Parishioners were part of the designing and planning of the church. The circular shape for the Circle of Life — windows facing the east to greet the day and windows facing the cemetery where their ancestors are buried — are just a few of the elements in the present church.

A few items survived the tornado: the deer hide antependium was badly water damaged, the beadwork was cut off and sewed onto new hide, and the altar remains the same. A four-and-a-half foot wood carving of the Holy Family with native features, which was just 6 years old, also survived the devastation. Two years later, on June 2, 2001, Bishop Cupich dedicated the new parish.

On September 18, parishioners celebrated the 100th anniversary of the church with a blessing, prayer and song at the former site, followed by a short walk to the new church to continue the Sunday Mass ending with a final prayer and blessing outside. Fathers Tom Lawler, SJ, (Provincial Superior of the Wisconsin Province of the Society of Jesus), Joseph Daoust, SJ, (Sacramental Priest) and George Winzenburg, SJ, (president of Red Cloud Indian School) were the concelebrants. Three elders who had prayed in the old St. Elizabeth Church, Elizabeth Makes Him First, Mary Merrival, and Catherine Looking Elk brought up the gifts at Mass.

(Sr. Barbara Bogenschutz, OP, Parish Life Coordinator, contributed to this article)

Featured photo: The centennial celebration included outdoor prayer. (Photo courtesy Ryan Hauck, Red Cloud Indian School)

National Novena: Oct 30-Nov 7

In preparation for Election Day, the Knights of Columbus is calling its members and all the faithful to join together in a novena to the Holy Trinity through the maternal intercession of the Immaculate Conception, patroness of the United States.

Join your brother Knights around the nation for this novena, beginning on Sunday, Oct. 30, and concluding on Monday, Nov. 7. The prayer for the novena can be found HERE.

Our country is in desperate need of prayer. Please ask all your brother Knights and their families, as well as your pastor and fellow parishioners, to pray this national novena for the protection, well-being and freedom of our country.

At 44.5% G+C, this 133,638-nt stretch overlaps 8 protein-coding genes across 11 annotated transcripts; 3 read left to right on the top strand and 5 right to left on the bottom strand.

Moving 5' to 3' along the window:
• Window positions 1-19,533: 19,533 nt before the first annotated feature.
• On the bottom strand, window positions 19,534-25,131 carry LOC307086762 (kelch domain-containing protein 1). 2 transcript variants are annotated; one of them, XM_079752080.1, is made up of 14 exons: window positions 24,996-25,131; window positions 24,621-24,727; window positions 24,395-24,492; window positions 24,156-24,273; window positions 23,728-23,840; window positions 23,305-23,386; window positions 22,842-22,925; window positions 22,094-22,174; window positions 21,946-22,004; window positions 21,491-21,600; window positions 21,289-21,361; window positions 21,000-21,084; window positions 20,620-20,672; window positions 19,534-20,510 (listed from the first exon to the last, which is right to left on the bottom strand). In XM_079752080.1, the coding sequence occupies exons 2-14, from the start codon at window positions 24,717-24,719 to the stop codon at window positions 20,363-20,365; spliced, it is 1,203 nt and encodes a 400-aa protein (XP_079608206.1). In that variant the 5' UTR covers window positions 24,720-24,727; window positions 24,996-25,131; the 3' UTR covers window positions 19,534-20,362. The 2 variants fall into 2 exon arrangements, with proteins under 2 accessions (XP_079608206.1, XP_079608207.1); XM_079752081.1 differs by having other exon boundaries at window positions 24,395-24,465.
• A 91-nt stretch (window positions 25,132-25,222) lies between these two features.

St. Teresa of Kolkata — November Saint of Mercy


Agnes Gonxha Bojaxhiu was born August 16, 1910, into a Roman Catholic Albanian family in the city of Skopje, now the capital of Macedonia. As a child she was captivated by the stories of missionaries, especially those serving in India. At the age of eighteen Gonxha joined the Sisters of Loreto, an Irish missionary order that served in West Bengal, India, taking the name Mary Teresa after St. Thérese of Lisieux. Sister Teresa taught at a girls school in Calcutta, eventually becoming headmistress in 1944.

Her life took a dramatic turn on September 10, 1946, when, while on the train to Darjeeling for her annual retreat, she received a vision of Jesus asking her to “come be my light” to the poor, to seek them out and serve them in a radical way. Teresa referred to this experience as receiving a “call within a call.” After she was granted permission to leave the Sisters of Loreto and found a new order, she began her ministry by going into Calcutta’s largest Christian slum and teaching children, writing in the dirt with a stick. She was soon joined by several of her former students and the Missionaries of Charity began to grow. Sister Teresa was now Mother Teresa.